[time-nuts] Determination of the placement of the first pps

Chris Albertson albertson.chris at gmail.com
Mon Jan 23 11:43:01 EST 2012


On Fri, Jan 20, 2012 at 9:30 AM, Bob Camp <lists at rtty.us> wrote:
> Hi
>
> The original location of the PPS was from astronomical data. That's still
> what ultimately steers UTC.
>
> More precisely, for the US, there's a telescope at the Naval Observatory
> that watches the sun as it comes overhead. The point it hits this or that
> mark on the telescope tells you what the official solar time is (after some
> math). The current one has been in place since the late 1800's, and it's
> still in use.
>

It's a transit telescope (one that looks up at the local meridian) but
they don't use the sun.  It looks at every start that passes in front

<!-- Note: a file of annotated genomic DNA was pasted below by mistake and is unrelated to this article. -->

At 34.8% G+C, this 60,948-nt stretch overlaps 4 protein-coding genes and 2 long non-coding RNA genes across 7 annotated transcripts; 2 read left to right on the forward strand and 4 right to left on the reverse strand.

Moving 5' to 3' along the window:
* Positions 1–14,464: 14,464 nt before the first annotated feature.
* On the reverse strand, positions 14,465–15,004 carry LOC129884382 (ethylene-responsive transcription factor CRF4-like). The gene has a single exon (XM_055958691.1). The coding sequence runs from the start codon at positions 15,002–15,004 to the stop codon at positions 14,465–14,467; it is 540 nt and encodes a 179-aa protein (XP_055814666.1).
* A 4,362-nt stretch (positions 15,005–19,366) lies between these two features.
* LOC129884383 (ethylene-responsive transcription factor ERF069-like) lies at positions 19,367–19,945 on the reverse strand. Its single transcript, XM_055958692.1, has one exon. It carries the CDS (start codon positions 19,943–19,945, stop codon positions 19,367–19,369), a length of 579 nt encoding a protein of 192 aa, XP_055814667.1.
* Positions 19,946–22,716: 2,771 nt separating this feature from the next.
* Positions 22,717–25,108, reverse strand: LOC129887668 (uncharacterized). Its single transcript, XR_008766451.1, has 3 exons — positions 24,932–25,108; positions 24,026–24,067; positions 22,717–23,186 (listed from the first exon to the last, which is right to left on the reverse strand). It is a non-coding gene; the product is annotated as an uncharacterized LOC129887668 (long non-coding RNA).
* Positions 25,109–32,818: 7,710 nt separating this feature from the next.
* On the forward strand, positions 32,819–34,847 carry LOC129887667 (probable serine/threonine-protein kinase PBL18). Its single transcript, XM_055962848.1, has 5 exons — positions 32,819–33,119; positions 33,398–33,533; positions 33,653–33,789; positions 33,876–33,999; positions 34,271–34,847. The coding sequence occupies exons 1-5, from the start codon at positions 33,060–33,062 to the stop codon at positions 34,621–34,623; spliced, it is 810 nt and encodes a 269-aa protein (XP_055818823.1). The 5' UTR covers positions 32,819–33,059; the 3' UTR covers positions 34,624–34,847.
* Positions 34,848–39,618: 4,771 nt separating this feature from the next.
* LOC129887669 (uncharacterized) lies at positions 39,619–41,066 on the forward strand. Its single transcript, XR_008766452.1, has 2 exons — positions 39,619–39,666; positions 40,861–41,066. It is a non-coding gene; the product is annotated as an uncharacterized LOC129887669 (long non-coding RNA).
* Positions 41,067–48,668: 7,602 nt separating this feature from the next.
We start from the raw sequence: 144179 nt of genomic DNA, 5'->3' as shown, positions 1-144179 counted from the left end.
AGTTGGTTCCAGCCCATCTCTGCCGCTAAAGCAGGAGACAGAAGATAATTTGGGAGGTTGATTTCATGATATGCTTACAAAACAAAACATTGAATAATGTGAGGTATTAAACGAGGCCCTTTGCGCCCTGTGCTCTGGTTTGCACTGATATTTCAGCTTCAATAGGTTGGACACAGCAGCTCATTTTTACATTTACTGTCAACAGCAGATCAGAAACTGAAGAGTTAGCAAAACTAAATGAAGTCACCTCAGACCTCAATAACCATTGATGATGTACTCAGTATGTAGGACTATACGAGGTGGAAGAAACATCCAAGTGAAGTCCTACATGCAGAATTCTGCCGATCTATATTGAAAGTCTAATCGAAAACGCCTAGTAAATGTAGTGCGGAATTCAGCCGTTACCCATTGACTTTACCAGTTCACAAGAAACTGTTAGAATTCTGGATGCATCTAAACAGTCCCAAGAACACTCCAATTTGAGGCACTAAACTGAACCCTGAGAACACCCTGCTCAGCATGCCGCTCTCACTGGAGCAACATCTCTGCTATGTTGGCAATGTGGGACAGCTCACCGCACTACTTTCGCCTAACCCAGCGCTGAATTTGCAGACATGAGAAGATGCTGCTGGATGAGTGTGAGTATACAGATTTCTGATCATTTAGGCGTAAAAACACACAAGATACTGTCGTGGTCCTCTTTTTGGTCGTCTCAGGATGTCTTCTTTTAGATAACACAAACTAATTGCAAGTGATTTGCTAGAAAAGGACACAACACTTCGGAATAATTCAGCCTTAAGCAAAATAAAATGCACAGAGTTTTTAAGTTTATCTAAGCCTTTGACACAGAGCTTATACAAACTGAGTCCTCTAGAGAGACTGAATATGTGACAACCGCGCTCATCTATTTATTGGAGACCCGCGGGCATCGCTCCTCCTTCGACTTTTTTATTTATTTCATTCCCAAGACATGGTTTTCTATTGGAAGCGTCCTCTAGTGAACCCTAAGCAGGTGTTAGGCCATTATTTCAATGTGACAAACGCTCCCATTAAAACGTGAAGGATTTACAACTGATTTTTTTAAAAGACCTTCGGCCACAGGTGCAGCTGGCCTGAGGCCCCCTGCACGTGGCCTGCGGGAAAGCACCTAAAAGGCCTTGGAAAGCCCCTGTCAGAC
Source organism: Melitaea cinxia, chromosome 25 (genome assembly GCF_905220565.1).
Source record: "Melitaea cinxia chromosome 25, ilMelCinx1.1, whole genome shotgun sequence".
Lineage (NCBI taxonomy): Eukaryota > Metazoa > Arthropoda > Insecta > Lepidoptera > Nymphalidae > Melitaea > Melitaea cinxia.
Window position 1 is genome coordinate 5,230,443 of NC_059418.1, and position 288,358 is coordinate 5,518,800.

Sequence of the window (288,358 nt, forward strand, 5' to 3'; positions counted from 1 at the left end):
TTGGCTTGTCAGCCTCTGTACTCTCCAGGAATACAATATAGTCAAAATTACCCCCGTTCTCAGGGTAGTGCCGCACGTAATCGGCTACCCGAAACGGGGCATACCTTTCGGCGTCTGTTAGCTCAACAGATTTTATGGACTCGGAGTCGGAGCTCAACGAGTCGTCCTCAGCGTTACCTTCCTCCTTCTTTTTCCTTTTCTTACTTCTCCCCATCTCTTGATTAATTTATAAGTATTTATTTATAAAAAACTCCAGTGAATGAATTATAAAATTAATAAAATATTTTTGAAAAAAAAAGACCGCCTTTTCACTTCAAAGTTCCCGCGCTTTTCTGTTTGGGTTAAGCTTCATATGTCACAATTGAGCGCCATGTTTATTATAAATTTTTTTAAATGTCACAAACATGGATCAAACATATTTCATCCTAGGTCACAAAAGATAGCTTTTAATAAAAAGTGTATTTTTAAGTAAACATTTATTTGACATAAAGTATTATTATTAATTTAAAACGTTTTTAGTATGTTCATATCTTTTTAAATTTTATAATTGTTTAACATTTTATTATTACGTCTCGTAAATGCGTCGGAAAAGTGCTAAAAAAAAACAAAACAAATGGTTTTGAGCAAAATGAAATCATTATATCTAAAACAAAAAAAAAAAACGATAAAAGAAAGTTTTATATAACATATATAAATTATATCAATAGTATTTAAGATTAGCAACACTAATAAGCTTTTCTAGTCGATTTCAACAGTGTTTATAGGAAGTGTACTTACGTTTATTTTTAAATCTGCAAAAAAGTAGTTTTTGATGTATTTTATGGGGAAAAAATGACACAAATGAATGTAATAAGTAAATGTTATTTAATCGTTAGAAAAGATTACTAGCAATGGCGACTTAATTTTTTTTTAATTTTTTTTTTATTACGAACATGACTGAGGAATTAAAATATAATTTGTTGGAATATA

of it, thousands of them every night.  Then they reduce the data by
knowing the exact location of every star and the time is pasted
directly overhead.  This way they get thousands of measurements every
day.  If you use the Sun you get only one per day.

A transit solar scope would be a fun Time Nut project.  I think a
primitive one would be a photo cell and a length of wire.  Measure the
time when the shadow of the wire sweeps across the cell.  The trouble
is that with only one measurements per day it would time years to
build up uSec level data.    Even if you placed the cell behind a pin
hold mask and used a fine piano wire, shades and baffles and so on.

This is the telescope that is currently used to measure Earth rotation
http://www.nofs.navy.mil/about_NOFS/telescopes/fastt.html



-- 

Chris Albertson
Redondo Beach, California




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